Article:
ANIMATION AND INFLUENCES
Noel: The first time I saw Kirikou And The Sorceress, about 10 years ago, I was especially taken with the animation, not because it was unlike anything I’d seen before, but because it’s unlike I anything I was used to at feature-length. The characters’ limited movements wouldn’t be out of place in some of the Hanna-Barbera or Filmation TV series of the 1960s and 1970s, and the abstracted designs and modern-art backdrops recall some of the experimental shorts coming out of Eastern Europe in the Cold War era, or some of the aesthetically playful UPA cartoons of the 1950s. But as for features, the closest comparisons I can think of in animation are Ralph Bakshi and the arty French science-fiction film Fantastic Planet. Ocelot’s work isn’t exactly like Bakshi’s or René Laloux’s, but it does operate under the principle that limited animation can be palatable for long stretches if there’s enough there to catch the eye.
Tasha: Influence-wise, Kirikou’s visual style was heavily drawn from French painter Henri Rousseau, but Keith’s more familiar with him than I am, so I’ll let him explicate that. Also, director Michel Ocelot has from the beginning worked with two-dimensional characters against complicated backgrounds. Originally, he used ultra-elaborate construction-paper silhouettes in the style of Lotte Reiniger, the pioneer who made the first full-length animated feature; he’s said he wanted to be an animator, and the style was cheap enough that he could afford it. Looking at the rest of his films, he’s intermittently gone back to Reiniger’s style, but even his non-silhouette films tend to feature figures moving against visually rich but flat cutout-style backgrounds. It takes some getting used to, but it has its charms because it’s so visually unusual. Kirikou has two sequels, both set in the time period before the title character saved and married Karaba and grew up, and the most recent, 2012’s Kirikou And The Men And Women, is entirely CGI. I think it looks a lot less handcrafted and appealing, and more artificial and processed, even while using the exact same character models. You be the judge:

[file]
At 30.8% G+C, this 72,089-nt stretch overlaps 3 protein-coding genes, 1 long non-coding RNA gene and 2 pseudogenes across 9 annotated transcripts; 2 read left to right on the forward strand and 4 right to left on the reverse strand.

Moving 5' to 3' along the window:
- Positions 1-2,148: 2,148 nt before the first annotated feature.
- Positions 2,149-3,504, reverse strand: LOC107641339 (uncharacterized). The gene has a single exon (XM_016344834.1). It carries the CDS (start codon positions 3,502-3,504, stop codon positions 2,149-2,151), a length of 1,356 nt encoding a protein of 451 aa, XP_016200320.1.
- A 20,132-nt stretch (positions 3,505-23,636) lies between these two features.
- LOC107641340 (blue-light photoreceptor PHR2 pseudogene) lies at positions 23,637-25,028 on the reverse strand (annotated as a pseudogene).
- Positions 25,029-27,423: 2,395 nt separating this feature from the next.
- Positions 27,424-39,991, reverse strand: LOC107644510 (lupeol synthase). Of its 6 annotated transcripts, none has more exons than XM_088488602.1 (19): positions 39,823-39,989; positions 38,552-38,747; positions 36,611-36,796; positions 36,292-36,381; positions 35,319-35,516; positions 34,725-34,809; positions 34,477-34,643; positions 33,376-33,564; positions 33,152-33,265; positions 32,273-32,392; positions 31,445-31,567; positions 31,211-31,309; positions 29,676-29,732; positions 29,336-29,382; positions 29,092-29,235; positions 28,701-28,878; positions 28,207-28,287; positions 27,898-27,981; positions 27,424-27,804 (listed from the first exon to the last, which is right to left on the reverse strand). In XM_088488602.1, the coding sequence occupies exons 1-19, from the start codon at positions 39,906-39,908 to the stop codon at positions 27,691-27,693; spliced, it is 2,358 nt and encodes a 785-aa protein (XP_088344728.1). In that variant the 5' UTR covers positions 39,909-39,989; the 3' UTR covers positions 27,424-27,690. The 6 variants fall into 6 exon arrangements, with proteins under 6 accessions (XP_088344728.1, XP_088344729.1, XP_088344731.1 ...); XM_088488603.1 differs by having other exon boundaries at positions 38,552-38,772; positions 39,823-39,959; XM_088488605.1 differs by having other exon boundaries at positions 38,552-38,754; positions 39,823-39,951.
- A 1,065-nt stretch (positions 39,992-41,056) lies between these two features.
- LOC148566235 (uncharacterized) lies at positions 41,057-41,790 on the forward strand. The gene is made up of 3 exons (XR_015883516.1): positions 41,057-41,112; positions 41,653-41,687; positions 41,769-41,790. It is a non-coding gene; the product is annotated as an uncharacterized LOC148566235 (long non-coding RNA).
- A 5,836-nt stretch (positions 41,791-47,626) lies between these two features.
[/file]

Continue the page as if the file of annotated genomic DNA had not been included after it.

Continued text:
Visuals aside, though, I tend to think some of the biggest influences on Kirikou are animation classics like Looney Tunes, which is what I think of whenever Kirikou goes dashing off at comical speeds. And every time I watch him burrowing through his elaborate tunnels, I think of Bugs Bunny and Daffy Duck popping out of a hole in the ground and muttering that they shoulda taken that left back at Albuquerque.
Keith: Borrowing from Rousseau is kind of a natural for this movie. His love of lush jungle settings fits in with the material, and of course it’s gorgeous. But Rousseau wasn’t a realist. His paintings have a flat, dreamlike quality that make them feel a little unreal. That’s partly because they weren’t taken from life: He never left France, and never saw a jungle in person. So it’s fitting that a French adaptor of African tales would look to him for inspiration, but including him is also a bit of a confession of inauthenticity, that what we’re seeing is the director’s interpretation of those tales from afar.